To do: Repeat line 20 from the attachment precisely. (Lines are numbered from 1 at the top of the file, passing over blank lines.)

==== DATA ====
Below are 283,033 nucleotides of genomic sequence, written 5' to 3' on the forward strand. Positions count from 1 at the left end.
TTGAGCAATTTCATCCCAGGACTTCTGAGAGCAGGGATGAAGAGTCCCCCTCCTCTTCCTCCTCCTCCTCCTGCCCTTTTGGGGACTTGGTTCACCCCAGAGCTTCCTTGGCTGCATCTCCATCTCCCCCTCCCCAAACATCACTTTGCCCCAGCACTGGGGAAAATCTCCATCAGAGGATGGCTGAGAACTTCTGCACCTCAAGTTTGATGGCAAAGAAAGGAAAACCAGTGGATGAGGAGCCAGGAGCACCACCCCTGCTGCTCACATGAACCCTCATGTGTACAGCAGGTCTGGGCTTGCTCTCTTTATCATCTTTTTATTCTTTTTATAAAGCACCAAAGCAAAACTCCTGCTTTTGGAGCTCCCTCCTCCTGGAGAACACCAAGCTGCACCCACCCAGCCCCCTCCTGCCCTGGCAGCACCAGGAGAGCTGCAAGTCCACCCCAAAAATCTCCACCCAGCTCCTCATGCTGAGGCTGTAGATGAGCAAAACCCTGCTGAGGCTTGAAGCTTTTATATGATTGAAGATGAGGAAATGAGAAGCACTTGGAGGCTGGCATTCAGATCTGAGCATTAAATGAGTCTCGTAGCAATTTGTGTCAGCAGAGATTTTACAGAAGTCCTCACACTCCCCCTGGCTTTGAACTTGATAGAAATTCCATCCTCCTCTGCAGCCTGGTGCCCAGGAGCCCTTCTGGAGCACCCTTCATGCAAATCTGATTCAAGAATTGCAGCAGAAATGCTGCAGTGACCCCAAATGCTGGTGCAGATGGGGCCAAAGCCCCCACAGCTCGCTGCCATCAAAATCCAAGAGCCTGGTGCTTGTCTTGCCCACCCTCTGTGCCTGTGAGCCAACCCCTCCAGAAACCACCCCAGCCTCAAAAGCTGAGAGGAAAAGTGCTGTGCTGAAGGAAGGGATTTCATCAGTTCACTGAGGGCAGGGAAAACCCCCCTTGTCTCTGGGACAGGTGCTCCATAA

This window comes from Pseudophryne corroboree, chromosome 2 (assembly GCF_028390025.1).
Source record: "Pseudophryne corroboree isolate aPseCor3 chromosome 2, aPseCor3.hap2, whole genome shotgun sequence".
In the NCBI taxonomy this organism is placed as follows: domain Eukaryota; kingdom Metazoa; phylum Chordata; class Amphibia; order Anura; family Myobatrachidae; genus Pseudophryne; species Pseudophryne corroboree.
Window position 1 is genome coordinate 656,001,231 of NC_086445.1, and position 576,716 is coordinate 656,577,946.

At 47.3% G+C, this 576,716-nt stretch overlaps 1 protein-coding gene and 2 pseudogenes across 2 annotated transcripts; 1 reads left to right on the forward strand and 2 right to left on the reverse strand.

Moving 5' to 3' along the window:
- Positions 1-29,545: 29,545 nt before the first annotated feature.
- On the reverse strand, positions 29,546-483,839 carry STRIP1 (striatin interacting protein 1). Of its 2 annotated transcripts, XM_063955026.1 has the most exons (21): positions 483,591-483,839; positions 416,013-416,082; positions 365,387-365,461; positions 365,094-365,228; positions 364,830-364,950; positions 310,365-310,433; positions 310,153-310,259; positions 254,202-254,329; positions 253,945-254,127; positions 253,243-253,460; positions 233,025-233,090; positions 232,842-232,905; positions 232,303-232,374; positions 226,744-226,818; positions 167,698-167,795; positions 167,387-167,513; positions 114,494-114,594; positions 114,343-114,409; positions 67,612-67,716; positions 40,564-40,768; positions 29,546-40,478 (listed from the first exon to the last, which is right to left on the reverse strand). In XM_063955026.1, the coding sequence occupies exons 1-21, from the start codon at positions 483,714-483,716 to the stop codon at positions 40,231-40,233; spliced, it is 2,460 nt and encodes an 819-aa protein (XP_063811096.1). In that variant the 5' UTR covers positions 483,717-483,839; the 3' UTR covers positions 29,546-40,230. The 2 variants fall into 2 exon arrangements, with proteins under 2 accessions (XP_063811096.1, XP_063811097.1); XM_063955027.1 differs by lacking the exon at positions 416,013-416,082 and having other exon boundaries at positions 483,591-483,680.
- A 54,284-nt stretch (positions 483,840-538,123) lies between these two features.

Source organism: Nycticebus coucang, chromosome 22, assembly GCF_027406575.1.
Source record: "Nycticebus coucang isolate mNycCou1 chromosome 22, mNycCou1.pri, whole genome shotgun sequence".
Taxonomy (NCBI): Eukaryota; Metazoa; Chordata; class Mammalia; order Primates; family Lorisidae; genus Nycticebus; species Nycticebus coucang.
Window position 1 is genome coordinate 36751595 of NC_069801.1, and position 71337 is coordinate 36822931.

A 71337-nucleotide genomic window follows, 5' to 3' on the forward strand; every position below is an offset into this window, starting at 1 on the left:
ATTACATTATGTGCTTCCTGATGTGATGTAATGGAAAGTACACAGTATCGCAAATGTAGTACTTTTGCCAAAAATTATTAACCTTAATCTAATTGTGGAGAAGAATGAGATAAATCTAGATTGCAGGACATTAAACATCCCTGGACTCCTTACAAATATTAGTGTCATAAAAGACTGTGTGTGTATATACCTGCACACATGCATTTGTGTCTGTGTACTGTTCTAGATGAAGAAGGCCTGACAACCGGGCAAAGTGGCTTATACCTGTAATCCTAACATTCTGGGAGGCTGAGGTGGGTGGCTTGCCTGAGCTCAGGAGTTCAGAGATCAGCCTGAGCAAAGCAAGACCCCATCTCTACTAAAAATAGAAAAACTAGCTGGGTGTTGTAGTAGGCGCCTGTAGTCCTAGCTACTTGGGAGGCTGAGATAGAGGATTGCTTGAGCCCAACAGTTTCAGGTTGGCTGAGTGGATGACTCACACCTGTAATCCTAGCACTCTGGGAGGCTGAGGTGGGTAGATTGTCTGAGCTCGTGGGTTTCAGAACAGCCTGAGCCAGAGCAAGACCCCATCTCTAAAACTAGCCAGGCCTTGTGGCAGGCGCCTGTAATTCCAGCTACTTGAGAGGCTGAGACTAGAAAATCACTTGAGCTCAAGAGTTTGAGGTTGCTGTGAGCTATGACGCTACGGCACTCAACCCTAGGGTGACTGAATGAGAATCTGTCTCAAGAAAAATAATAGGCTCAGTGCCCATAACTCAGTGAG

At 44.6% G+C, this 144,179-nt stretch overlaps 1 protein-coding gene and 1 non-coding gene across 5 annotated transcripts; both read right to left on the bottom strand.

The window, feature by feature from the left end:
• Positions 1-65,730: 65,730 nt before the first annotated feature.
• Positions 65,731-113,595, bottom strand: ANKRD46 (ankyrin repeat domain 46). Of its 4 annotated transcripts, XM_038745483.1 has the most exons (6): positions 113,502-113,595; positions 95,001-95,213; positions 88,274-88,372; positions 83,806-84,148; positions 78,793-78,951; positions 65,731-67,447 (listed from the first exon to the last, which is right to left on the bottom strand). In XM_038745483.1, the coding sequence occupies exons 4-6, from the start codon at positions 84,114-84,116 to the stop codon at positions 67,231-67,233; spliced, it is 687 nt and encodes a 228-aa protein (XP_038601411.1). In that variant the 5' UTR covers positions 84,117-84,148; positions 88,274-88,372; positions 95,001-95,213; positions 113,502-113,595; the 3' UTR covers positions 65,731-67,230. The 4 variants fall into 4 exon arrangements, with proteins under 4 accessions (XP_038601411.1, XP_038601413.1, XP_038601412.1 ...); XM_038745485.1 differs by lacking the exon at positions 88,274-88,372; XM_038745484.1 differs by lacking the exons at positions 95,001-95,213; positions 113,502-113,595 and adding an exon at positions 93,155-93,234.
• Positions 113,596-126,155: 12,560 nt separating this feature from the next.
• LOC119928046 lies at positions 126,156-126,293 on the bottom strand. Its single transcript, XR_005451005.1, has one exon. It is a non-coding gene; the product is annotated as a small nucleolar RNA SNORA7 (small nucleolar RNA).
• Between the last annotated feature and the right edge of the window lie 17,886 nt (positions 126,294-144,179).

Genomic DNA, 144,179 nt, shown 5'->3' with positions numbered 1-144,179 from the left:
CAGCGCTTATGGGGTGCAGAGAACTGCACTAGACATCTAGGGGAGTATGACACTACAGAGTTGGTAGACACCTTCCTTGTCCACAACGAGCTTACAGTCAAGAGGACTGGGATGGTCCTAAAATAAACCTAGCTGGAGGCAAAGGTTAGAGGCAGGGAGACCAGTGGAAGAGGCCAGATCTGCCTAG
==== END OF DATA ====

• Positions 1-65,730: 65,730 nt before the first annotated feature.